Equity Crowdfunding Research & Education

What if you could invest in the world’s top venture-backed startups — while they were still on the ground floor?

I’m talking about explosive private companies like SpaceX, Open AI, and Stripe.

Thanks to a new fund, now you can. It’s easy. And you can get started with less than $100.

Just log into your online broker and click “buy.”

But don’t do it. Don’t even consider doing it.

Today I’ll explain why.

The Destiny Tech 100

A few weeks ago, a new fund launched on the New York Stock Exchange. 

Essentially, it offers public access to private tech startups.

It’s called the Destiny Tech 100 (DXYZ).

DXYZ holds stakes in nearly two dozen explosive private startups including Open AI, the company behind ChatGPT; Elon Musk’s SpaceX; and groundbreaking FinTech companies including Chime, Stripe, and Klarna.

Just like SPY is an exchange-listed portfolio of 500 of the largest publicly-traded companies, and QQQ is an exchange-traded fund of 100 of the largest non-financial companies on the Nasdaq, Destiny Tech100 aims to be a portfolio of the top 100 venture-backed private tech startups.

Here’s a full list of its current holdings:

SpaceX, Axiom Space, Boom Supersonic, Epic Games, Brex, Superhuman, OpenAI, Revolut, ClassDojo, Relatively Space, Stripe, AtoB, Instacart, Chime, Public, Jeeves, Impossible Foods, Discord, Klarna, Automation Anywhere, Plaid, Bolt Financial, and Flexport.

It eventually aims to own stakes in 100 such startups. And since its fund is publicly traded, anyone with a brokerage account — regardless of income or net worth — can get access to it.

Sounds amazing, right?

This is right up Crowdability’s alley. It aligns with our mission to democratize startup investing so everyone can get access to this exciting and profitable asset class.

Furthermore, the company behind Destiny Tech 100 is solid…

Deep Domain Experience and Solid Backers

The company’s founder, Sohail Prasad, was previously the Founder and CEO of Forge (NYSE: FRGE), a marketplace for trading shares of privately-held tech startups. Forge transacts billions of dollars in pre-IPO stock annually. The company has $14 billion in assets under custody.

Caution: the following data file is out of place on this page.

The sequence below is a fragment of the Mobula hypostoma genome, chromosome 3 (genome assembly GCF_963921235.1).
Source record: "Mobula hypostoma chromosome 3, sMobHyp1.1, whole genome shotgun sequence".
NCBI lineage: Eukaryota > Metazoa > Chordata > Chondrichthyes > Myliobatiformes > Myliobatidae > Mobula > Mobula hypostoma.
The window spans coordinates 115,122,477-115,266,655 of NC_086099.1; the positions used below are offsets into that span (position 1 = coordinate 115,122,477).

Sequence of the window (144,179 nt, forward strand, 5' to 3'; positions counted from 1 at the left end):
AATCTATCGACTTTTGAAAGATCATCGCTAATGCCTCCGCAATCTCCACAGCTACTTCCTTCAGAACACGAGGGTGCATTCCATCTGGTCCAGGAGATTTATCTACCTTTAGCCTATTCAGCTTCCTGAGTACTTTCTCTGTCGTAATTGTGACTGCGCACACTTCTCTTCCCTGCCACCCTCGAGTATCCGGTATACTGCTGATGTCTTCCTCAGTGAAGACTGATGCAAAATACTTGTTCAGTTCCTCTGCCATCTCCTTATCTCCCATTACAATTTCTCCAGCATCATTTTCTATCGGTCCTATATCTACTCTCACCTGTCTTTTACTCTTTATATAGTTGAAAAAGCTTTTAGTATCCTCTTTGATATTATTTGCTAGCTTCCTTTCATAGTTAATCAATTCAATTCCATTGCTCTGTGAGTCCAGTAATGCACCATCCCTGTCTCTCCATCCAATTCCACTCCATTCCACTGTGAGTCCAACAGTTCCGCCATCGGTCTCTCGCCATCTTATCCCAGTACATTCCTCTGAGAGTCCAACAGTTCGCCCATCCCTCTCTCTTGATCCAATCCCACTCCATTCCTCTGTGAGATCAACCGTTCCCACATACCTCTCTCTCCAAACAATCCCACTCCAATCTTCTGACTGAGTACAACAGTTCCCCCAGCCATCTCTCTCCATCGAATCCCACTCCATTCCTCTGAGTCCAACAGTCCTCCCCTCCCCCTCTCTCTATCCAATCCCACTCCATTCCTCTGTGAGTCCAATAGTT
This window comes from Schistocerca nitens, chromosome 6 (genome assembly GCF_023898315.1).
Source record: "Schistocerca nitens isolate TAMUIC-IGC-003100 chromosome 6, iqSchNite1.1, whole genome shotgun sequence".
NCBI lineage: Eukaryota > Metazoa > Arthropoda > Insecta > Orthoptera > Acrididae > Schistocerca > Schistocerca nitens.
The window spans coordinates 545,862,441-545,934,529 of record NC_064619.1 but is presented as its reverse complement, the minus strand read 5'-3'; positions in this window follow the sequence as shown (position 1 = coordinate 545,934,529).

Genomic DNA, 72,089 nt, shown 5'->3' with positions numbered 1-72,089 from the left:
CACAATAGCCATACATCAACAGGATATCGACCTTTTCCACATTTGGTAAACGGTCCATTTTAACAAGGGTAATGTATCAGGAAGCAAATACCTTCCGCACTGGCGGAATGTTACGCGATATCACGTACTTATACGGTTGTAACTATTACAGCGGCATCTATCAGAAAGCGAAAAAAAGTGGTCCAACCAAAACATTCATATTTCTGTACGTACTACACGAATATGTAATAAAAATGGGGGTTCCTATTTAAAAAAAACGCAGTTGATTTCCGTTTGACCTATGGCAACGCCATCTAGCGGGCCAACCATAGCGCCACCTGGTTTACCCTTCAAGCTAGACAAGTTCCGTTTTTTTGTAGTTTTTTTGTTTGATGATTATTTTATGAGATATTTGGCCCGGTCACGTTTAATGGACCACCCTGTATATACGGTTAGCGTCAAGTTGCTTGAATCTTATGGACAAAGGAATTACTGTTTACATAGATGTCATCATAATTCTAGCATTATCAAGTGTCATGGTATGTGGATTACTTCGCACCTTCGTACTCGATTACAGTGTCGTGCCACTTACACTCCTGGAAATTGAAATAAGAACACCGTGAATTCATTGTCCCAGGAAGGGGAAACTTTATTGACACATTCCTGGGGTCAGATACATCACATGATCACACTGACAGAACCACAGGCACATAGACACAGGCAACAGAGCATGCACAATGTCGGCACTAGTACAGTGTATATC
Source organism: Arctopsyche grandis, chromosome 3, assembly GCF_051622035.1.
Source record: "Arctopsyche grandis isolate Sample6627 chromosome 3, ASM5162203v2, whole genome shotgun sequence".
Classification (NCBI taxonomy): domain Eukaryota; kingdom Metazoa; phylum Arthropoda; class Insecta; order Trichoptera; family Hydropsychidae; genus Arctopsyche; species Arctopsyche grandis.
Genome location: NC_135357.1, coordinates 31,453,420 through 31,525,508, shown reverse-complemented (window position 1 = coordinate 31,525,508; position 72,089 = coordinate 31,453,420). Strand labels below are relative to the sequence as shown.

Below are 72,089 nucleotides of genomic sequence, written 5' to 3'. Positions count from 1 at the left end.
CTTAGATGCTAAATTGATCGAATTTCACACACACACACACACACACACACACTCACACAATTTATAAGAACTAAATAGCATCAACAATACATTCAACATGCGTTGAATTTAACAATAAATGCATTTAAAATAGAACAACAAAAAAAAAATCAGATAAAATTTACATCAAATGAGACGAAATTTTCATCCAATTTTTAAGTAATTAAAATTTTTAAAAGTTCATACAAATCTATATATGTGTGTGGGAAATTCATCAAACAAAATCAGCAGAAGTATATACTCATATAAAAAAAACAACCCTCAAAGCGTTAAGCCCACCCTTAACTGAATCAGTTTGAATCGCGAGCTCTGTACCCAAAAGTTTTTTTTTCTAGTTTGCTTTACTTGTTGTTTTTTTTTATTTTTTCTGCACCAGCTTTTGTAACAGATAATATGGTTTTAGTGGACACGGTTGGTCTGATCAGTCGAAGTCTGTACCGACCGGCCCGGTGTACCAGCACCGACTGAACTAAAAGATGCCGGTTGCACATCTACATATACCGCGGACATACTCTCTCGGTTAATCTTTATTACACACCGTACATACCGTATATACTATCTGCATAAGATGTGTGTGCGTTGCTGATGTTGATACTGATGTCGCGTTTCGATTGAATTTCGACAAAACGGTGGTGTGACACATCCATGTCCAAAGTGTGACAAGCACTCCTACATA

Prior to starting Forge in 2014, Sohail was among the youngest founders to go through the prestigious Y Combinator tech incubator. He was eighteen years old. Over the years, Sohail has advised and invested in over 150 startups, including as a seed investor in over a dozen unicorns such as Rappi, Rippling, Notion, Superhuman, and Mercury.

He previously managed mobile product at Zynga, joined mobile-advertising firm Chartboost as its second engineering hire, and has held roles at Google and the MIT Media Lab. He previously attended Carnegie Mellon University where he studied Electrical & Computer Engineering before dropping out to become a Thiel Fellow.

In creating Destiny, Prasad is building on his past experience to change who can access private startup opportunities, and how they can access them — in other words, enabling virtually everyone to invest in high-growth startups from their brokerage account.

Early backers of Destiny include the founders of Dropbox and Coinbase; current and former Partners at Sequoia Capital, Greylock Partners, and Y Combinator; and cultural icons such as Nas and Keisuke Honda.  

It all sounds great, right?

So why am I banging on the table, telling you to avoid it?

Three Reasons to Avoid this ETF

DXYZ went public in late March.

Since then, its share price has gone from $8.25 to $105 — and now it’s back to about $40.

There are three main reasons I’m insisting you avoid DXYZ at this price level.

Reason 1: A Huge Premium

Destiny’s Net Asset Value (NAV) is $54 million. In other words, if you liquidated the fund and sold all the startup shares inside it, you’d get $54 million.

But given where the company is currently trading — about $40 per share — its market cap is about $500 million. In other words, the company is trading at about 10x where it should be. That’s a huge premium.